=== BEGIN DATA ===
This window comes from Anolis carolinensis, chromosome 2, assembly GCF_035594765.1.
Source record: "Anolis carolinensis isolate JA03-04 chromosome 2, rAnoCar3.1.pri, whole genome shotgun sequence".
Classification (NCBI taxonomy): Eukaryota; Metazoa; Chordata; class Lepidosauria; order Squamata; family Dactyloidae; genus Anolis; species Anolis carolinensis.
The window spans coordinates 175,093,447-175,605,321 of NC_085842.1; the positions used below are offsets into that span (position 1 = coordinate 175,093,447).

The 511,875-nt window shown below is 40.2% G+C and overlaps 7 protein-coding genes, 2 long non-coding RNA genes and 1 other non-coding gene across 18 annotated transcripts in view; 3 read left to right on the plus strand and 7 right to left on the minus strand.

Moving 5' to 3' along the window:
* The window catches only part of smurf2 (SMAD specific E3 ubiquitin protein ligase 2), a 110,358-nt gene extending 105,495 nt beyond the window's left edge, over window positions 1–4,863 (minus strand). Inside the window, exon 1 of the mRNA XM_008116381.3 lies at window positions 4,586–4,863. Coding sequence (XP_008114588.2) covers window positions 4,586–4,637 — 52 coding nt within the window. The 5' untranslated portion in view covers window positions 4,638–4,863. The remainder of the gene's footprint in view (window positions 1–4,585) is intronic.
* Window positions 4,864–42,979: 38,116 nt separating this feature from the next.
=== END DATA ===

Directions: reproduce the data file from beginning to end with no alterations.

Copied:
This window comes from Anolis carolinensis, chromosome 2, assembly GCF_035594765.1.
Source record: "Anolis carolinensis isolate JA03-04 chromosome 2, rAnoCar3.1.pri, whole genome shotgun sequence".
Classification (NCBI taxonomy): Eukaryota; Metazoa; Chordata; class Lepidosauria; order Squamata; family Dactyloidae; genus Anolis; species Anolis carolinensis.
The window spans coordinates 175,093,447-175,605,321 of NC_085842.1; the positions used below are offsets into that span (position 1 = coordinate 175,093,447).

The 511,875-nt window shown below is 40.2% G+C and overlaps 7 protein-coding genes, 2 long non-coding RNA genes and 1 other non-coding gene across 18 annotated transcripts in view; 3 read left to right on the plus strand and 7 right to left on the minus strand.

Moving 5' to 3' along the window:
* The window catches only part of smurf2 (SMAD specific E3 ubiquitin protein ligase 2), a 110,358-nt gene extending 105,495 nt beyond the window's left edge, over window positions 1–4,863 (minus strand). Inside the window, exon 1 of the mRNA XM_008116381.3 lies at window positions 4,586–4,863. Coding sequence (XP_008114588.2) covers window positions 4,586–4,637 — 52 coding nt within the window. The 5' untranslated portion in view covers window positions 4,638–4,863. The remainder of the gene's footprint in view (window positions 1–4,585) is intronic.
* Window positions 4,864–42,979: 38,116 nt separating this feature from the next.